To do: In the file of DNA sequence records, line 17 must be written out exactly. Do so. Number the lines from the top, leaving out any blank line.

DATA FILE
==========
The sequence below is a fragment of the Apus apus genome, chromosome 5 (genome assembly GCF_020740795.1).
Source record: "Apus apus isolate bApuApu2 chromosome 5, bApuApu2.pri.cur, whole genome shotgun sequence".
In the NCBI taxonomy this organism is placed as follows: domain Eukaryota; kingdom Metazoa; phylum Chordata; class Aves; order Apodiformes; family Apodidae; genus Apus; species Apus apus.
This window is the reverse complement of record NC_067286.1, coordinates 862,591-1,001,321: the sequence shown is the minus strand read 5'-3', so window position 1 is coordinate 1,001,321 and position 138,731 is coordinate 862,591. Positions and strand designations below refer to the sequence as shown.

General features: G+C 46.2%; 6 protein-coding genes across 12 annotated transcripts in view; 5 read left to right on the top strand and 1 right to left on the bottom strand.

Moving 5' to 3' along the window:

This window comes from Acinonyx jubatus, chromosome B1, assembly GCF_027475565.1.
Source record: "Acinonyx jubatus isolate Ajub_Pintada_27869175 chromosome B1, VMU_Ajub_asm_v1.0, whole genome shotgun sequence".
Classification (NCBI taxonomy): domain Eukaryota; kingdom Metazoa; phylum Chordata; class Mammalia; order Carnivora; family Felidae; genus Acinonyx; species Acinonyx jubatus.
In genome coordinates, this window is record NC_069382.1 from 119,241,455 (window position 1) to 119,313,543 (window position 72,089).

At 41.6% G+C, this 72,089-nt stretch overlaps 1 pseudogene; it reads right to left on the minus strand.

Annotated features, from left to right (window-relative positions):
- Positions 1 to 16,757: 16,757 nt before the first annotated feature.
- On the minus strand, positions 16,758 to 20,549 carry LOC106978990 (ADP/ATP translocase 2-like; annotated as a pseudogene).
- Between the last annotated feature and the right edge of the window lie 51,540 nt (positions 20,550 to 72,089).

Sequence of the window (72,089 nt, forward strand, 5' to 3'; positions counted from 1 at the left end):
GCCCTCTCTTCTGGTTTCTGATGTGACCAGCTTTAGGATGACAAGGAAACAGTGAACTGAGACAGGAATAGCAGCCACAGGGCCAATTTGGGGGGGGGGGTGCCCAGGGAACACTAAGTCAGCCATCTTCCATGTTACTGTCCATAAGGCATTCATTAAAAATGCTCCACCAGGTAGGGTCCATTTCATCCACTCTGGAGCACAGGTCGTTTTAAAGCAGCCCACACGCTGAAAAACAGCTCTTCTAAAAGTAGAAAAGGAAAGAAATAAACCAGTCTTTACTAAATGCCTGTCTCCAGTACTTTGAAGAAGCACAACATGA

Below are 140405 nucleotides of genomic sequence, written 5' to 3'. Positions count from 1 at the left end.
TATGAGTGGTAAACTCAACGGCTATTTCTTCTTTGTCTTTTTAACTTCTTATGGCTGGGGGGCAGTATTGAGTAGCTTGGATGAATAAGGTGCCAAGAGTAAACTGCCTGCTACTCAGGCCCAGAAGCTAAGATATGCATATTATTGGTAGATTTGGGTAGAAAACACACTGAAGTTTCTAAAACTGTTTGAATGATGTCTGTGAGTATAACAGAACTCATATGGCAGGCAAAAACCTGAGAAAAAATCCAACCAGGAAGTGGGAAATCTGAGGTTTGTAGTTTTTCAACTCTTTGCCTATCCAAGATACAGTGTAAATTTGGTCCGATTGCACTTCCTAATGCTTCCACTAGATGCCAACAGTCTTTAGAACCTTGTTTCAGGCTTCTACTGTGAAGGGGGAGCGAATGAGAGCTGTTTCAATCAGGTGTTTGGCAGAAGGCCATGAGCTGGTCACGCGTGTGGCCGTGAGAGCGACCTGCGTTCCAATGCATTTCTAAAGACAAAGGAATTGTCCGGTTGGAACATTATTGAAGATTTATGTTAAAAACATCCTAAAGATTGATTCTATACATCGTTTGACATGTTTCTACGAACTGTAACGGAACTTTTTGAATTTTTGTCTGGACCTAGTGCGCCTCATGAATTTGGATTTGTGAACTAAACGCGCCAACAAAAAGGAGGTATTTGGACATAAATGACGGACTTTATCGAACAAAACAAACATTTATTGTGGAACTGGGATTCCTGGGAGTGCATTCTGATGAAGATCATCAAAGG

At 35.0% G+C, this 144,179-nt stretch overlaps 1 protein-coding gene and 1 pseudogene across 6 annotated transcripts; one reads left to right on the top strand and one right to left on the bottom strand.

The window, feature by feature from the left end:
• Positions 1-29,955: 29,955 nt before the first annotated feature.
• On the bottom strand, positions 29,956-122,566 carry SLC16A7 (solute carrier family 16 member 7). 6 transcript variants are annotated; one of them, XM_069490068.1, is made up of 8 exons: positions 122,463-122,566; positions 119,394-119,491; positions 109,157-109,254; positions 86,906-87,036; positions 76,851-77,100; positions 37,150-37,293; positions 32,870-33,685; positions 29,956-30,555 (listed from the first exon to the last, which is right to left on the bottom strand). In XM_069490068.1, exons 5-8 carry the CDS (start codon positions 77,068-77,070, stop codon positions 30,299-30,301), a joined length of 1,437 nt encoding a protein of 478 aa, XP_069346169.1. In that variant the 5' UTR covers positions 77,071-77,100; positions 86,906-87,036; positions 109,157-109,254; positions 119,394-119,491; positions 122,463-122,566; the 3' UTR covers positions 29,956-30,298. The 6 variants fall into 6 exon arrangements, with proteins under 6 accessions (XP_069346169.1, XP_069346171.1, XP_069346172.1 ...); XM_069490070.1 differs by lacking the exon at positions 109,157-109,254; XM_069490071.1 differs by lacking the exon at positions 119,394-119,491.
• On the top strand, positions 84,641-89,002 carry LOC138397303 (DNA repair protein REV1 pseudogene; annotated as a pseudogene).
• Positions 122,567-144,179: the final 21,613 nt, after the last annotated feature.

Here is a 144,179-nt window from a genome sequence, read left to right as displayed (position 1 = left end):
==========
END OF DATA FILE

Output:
GCCCTCTCTTCTGGTTTCTGATGTGACCAGCTTTAGGATGACAAGGAAACAGTGAACTGAGACAGGAATAGCAGCCACAGGGCCAATTTGGGGGGGGGGGTGCCCAGGGAACACTAAGTCAGCCATCTTCCATGTTACTGTCCATAAGGCATTCATTAAAAATGCTCCACCAGGTAGGGTCCATTTCATCCACTCTGGAGCACAGGTCGTTTTAAAGCAGCCCACACGCTGAAAAACAGCTCTTCTAAAAGTAGAAAAGGAAAGAAATAAACCAGTCTTTACTAAATGCCTGTCTCCAGTACTTTGAAGAAGCACAACATGA